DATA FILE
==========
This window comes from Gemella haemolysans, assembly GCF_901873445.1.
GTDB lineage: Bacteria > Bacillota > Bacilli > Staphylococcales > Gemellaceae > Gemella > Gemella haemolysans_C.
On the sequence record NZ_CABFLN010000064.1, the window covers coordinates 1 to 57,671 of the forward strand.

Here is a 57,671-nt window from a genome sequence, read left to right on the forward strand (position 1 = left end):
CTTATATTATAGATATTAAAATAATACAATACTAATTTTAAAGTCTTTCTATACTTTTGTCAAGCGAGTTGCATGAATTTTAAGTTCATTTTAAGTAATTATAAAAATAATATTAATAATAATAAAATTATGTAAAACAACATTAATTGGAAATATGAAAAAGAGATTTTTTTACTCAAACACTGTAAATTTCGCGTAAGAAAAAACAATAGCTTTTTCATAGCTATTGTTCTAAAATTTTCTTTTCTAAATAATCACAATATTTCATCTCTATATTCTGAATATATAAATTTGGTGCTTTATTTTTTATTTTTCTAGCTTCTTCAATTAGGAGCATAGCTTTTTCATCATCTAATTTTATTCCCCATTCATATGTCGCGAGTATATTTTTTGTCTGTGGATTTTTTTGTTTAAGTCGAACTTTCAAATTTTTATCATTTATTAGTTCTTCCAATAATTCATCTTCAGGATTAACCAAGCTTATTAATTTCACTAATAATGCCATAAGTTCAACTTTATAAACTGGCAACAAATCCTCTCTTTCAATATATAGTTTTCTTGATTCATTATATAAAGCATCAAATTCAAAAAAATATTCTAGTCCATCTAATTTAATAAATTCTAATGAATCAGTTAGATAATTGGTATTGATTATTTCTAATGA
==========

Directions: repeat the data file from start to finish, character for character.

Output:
This window comes from Gemella haemolysans, assembly GCF_901873445.1.
GTDB lineage: Bacteria > Bacillota > Bacilli > Staphylococcales > Gemellaceae > Gemella > Gemella haemolysans_C.
On the sequence record NZ_CABFLN010000064.1, the window covers coordinates 1 to 57,671 of the forward strand.

Here is a 57,671-nt window from a genome sequence, read left to right on the forward strand (position 1 = left end):
CTTATATTATAGATATTAAAATAATACAATACTAATTTTAAAGTCTTTCTATACTTTTGTCAAGCGAGTTGCATGAATTTTAAGTTCATTTTAAGTAATTATAAAAATAATATTAATAATAATAAAATTATGTAAAACAACATTAATTGGAAATATGAAAAAGAGATTTTTTTACTCAAACACTGTAAATTTCGCGTAAGAAAAAACAATAGCTTTTTCATAGCTATTGTTCTAAAATTTTCTTTTCTAAATAATCACAATATTTCATCTCTATATTCTGAATATATAAATTTGGTGCTTTATTTTTTATTTTTCTAGCTTCTTCAATTAGGAGCATAGCTTTTTCATCATCTAATTTTATTCCCCATTCATATGTCGCGAGTATATTTTTTGTCTGTGGATTTTTTTGTTTAAGTCGAACTTTCAAATTTTTATCATTTATTAGTTCTTCCAATAATTCATCTTCAGGATTAACCAAGCTTATTAATTTCACTAATAATGCCATAAGTTCAACTTTATAAACTGGCAACAAATCCTCTCTTTCAATATATAGTTTTCTTGATTCATTATATAAAGCATCAAATTCAAAAAAATATTCTAGTCCATCTAATTTAATAAATTCTAATGAATCAGTTAGATAATTGGTATTGATTATTTCTAATGA